An insect ecologist by training, she has published in several peer-reviewed scientific journals and was awarded a research grant by the USDA to investigate control measures for the small-hive beetle, a pest of the commercial honeybee. Dr. Boulton was instrumental in the passage of the Maryland Pollinator Protection Act, which also resulted in her appearance on Kojo Nmandi’s WAMU radio show and an article in the Washington Post.
Dr. Boulton is a founding member of the Graduate Women in Science (GWIS), Greater Maryland Chapter and serves on the Board of Directors of the Fort Detrick Alliance.
Greater Maryland Graduate Women in Science (GWIS) is the local chapter of an international organization dedicated to empowering women in science. The GWIS mission is “to build a global community to inspire, support, recognize and empower women in science. The organization strives to build a powerful international network of women scientists, mentor the leaders of today so that they can inspire the leaders of tomorrow and empower women scientists to excel in their careers.”
GM-GWIS is granting a “Travel Award” for GM-GWIS members for their participation to the DC Science Writers Association (DCSWA) Professional Development Day (PDD) on Saturday, April 8, 2017.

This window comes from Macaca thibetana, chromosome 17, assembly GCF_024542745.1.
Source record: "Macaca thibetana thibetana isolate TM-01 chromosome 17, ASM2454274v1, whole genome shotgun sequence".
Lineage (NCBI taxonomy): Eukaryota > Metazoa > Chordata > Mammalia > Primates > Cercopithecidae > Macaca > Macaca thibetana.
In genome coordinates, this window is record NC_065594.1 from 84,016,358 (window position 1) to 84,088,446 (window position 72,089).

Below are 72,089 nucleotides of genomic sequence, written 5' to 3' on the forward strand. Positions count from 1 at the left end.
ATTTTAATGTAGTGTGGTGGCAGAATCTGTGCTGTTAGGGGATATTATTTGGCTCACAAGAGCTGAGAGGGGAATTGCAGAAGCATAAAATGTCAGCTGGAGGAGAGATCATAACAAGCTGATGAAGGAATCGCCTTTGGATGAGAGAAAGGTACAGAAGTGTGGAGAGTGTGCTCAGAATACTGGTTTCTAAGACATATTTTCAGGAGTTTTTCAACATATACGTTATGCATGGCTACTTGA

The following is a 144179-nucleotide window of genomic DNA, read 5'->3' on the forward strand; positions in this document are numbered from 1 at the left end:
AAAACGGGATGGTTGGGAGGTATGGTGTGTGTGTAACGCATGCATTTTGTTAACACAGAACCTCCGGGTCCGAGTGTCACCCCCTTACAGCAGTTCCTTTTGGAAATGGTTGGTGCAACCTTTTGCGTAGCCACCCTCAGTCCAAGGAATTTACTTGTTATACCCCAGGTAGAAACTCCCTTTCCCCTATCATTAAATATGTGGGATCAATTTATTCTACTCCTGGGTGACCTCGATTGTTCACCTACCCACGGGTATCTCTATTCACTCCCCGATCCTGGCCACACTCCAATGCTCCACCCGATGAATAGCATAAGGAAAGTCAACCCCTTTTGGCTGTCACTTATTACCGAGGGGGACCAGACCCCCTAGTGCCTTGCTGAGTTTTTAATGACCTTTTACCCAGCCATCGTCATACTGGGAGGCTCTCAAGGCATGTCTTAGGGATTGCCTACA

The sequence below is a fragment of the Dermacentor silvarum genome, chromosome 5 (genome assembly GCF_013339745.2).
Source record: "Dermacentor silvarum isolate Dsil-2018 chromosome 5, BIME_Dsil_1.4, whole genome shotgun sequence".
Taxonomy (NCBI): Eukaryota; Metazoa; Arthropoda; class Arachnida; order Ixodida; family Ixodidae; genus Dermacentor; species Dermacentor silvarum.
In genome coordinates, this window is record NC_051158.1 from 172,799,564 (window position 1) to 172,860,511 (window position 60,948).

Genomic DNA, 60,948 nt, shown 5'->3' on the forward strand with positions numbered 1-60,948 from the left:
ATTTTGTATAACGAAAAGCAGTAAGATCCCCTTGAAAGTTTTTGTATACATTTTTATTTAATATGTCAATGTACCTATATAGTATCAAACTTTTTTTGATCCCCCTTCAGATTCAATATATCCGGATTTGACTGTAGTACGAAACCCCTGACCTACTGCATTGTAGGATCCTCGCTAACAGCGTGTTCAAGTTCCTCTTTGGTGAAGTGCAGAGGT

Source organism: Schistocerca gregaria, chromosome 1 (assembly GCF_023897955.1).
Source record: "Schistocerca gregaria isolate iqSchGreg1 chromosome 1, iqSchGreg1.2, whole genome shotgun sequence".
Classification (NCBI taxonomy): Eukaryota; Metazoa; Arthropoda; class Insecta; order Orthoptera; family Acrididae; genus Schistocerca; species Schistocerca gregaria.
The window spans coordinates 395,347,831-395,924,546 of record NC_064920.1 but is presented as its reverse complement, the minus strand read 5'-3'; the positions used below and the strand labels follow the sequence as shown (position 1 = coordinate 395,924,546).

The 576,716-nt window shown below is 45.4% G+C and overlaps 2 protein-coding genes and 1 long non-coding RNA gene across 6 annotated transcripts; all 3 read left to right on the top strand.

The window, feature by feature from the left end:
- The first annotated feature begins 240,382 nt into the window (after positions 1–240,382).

Professional Development Day has been DCSWA’s signature event since 2006. Each year,
100 to 150 science reporters, editors, radio and video producers, freelancers, and students gather for a fun and exciting day of networking and skill-building. This year, PDD will include six panel sessions, three interactive workshops, a plenary speaker, breakfast and lunch, all-day resume coaching, and an invitation to socialize with your colleagues following the event. See the day’s agenda at https://dcswa.org/professional-development-day-2017/
Benefits of the conference and award include: A great day of fun, learning, and networking opportunities, and the honor of placing the award on your resume.